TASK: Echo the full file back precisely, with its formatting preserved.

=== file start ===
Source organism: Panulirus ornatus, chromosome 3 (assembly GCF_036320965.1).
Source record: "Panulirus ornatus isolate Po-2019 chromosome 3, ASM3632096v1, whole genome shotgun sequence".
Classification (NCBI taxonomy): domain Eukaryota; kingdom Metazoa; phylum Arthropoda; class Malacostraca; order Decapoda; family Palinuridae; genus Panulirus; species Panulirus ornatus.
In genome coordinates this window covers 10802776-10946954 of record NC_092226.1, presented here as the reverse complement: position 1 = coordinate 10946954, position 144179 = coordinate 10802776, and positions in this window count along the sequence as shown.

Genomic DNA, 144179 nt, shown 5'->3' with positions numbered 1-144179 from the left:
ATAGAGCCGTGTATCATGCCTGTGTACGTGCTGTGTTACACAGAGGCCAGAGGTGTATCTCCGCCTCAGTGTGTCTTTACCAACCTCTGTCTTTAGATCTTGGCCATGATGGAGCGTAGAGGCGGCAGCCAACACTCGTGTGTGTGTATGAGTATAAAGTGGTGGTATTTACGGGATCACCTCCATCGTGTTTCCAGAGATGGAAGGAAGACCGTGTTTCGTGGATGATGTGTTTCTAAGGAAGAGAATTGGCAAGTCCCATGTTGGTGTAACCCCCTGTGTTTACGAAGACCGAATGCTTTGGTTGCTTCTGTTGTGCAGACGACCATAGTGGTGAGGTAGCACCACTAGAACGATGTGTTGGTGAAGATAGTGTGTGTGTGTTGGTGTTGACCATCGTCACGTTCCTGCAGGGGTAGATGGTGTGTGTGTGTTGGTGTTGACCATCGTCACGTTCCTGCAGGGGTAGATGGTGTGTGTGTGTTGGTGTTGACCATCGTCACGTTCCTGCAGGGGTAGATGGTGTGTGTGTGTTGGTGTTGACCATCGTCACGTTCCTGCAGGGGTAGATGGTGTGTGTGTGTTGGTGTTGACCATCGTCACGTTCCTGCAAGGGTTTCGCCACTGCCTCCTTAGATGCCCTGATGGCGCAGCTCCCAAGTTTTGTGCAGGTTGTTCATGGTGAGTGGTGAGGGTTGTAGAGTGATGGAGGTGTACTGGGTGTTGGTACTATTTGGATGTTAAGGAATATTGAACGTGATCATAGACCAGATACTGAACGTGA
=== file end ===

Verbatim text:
Source organism: Panulirus ornatus, chromosome 3 (assembly GCF_036320965.1).
Source record: "Panulirus ornatus isolate Po-2019 chromosome 3, ASM3632096v1, whole genome shotgun sequence".
Classification (NCBI taxonomy): domain Eukaryota; kingdom Metazoa; phylum Arthropoda; class Malacostraca; order Decapoda; family Palinuridae; genus Panulirus; species Panulirus ornatus.
In genome coordinates this window covers 10802776-10946954 of record NC_092226.1, presented here as the reverse complement: position 1 = coordinate 10946954, position 144179 = coordinate 10802776, and positions in this window count along the sequence as shown.

Genomic DNA, 144179 nt, shown 5'->3' with positions numbered 1-144179 from the left:
ATAGAGCCGTGTATCATGCCTGTGTACGTGCTGTGTTACACAGAGGCCAGAGGTGTATCTCCGCCTCAGTGTGTCTTTACCAACCTCTGTCTTTAGATCTTGGCCATGATGGAGCGTAGAGGCGGCAGCCAACACTCGTGTGTGTGTATGAGTATAAAGTGGTGGTATTTACGGGATCACCTCCATCGTGTTTCCAGAGATGGAAGGAAGACCGTGTTTCGTGGATGATGTGTTTCTAAGGAAGAGAATTGGCAAGTCCCATGTTGGTGTAACCCCCTGTGTTTACGAAGACCGAATGCTTTGGTTGCTTCTGTTGTGCAGACGACCATAGTGGTGAGGTAGCACCACTAGAACGATGTGTTGGTGAAGATAGTGTGTGTGTGTTGGTGTTGACCATCGTCACGTTCCTGCAGGGGTAGATGGTGTGTGTGTGTTGGTGTTGACCATCGTCACGTTCCTGCAGGGGTAGATGGTGTGTGTGTGTTGGTGTTGACCATCGTCACGTTCCTGCAGGGGTAGATGGTGTGTGTGTGTTGGTGTTGACCATCGTCACGTTCCTGCAGGGGTAGATGGTGTGTGTGTGTTGGTGTTGACCATCGTCACGTTCCTGCAAGGGTTTCGCCACTGCCTCCTTAGATGCCCTGATGGCGCAGCTCCCAAGTTTTGTGCAGGTTGTTCATGGTGAGTGGTGAGGGTTGTAGAGTGATGGAGGTGTACTGGGTGTTGGTACTATTTGGATGTTAAGGAATATTGAACGTGATCATAGACCAGATACTGAACGTGA